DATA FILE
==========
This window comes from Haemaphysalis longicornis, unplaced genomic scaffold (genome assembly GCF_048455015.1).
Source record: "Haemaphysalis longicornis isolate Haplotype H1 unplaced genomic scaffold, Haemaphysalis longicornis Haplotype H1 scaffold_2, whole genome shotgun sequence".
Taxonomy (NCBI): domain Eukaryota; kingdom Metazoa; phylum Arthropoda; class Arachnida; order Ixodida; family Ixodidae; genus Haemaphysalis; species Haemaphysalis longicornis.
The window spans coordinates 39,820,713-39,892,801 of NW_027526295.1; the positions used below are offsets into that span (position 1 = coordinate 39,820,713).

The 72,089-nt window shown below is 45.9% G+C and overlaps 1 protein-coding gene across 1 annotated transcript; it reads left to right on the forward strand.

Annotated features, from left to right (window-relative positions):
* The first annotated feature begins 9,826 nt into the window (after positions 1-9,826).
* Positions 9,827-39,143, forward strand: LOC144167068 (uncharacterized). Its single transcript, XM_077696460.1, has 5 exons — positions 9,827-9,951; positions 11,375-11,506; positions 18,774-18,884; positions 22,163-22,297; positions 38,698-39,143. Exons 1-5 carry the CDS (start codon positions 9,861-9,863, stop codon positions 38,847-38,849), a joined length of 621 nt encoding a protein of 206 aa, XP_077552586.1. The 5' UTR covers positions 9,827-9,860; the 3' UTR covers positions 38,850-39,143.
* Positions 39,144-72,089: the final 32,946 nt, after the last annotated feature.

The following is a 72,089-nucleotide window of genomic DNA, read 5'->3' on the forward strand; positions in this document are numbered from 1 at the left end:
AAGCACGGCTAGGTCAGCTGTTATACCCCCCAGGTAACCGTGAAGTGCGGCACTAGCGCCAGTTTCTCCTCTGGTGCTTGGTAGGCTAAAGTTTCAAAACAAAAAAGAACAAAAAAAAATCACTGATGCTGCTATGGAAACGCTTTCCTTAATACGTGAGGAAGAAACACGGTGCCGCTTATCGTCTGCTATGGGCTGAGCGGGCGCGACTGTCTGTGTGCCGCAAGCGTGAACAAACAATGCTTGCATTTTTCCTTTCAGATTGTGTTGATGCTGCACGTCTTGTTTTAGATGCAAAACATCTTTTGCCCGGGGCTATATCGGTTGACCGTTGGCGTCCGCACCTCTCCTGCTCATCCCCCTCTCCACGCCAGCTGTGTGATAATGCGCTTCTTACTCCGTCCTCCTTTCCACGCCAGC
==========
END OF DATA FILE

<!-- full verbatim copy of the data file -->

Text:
This window comes from Haemaphysalis longicornis, unplaced genomic scaffold (genome assembly GCF_048455015.1).
Source record: "Haemaphysalis longicornis isolate Haplotype H1 unplaced genomic scaffold, Haemaphysalis longicornis Haplotype H1 scaffold_2, whole genome shotgun sequence".
Taxonomy (NCBI): domain Eukaryota; kingdom Metazoa; phylum Arthropoda; class Arachnida; order Ixodida; family Ixodidae; genus Haemaphysalis; species Haemaphysalis longicornis.
The window spans coordinates 39,820,713-39,892,801 of NW_027526295.1; the positions used below are offsets into that span (position 1 = coordinate 39,820,713).

The 72,089-nt window shown below is 45.9% G+C and overlaps 1 protein-coding gene across 1 annotated transcript; it reads left to right on the forward strand.

Annotated features, from left to right (window-relative positions):
* The first annotated feature begins 9,826 nt into the window (after positions 1-9,826).
* Positions 9,827-39,143, forward strand: LOC144167068 (uncharacterized). Its single transcript, XM_077696460.1, has 5 exons — positions 9,827-9,951; positions 11,375-11,506; positions 18,774-18,884; positions 22,163-22,297; positions 38,698-39,143. Exons 1-5 carry the CDS (start codon positions 9,861-9,863, stop codon positions 38,847-38,849), a joined length of 621 nt encoding a protein of 206 aa, XP_077552586.1. The 5' UTR covers positions 9,827-9,860; the 3' UTR covers positions 38,850-39,143.
* Positions 39,144-72,089: the final 32,946 nt, after the last annotated feature.

The following is a 72,089-nucleotide window of genomic DNA, read 5'->3' on the forward strand; positions in this document are numbered from 1 at the left end:
AAGCACGGCTAGGTCAGCTGTTATACCCCCCAGGTAACCGTGAAGTGCGGCACTAGCGCCAGTTTCTCCTCTGGTGCTTGGTAGGCTAAAGTTTCAAAACAAAAAAGAACAAAAAAAAATCACTGATGCTGCTATGGAAACGCTTTCCTTAATACGTGAGGAAGAAACACGGTGCCGCTTATCGTCTGCTATGGGCTGAGCGGGCGCGACTGTCTGTGTGCCGCAAGCGTGAACAAACAATGCTTGCATTTTTCCTTTCAGATTGTGTTGATGCTGCACGTCTTGTTTTAGATGCAAAACATCTTTTGCCCGGGGCTATATCGGTTGACCGTTGGCGTCCGCACCTCTCCTGCTCATCCCCCTCTCCACGCCAGCTGTGTGATAATGCGCTTCTTACTCCGTCCTCCTTTCCACGCCAGC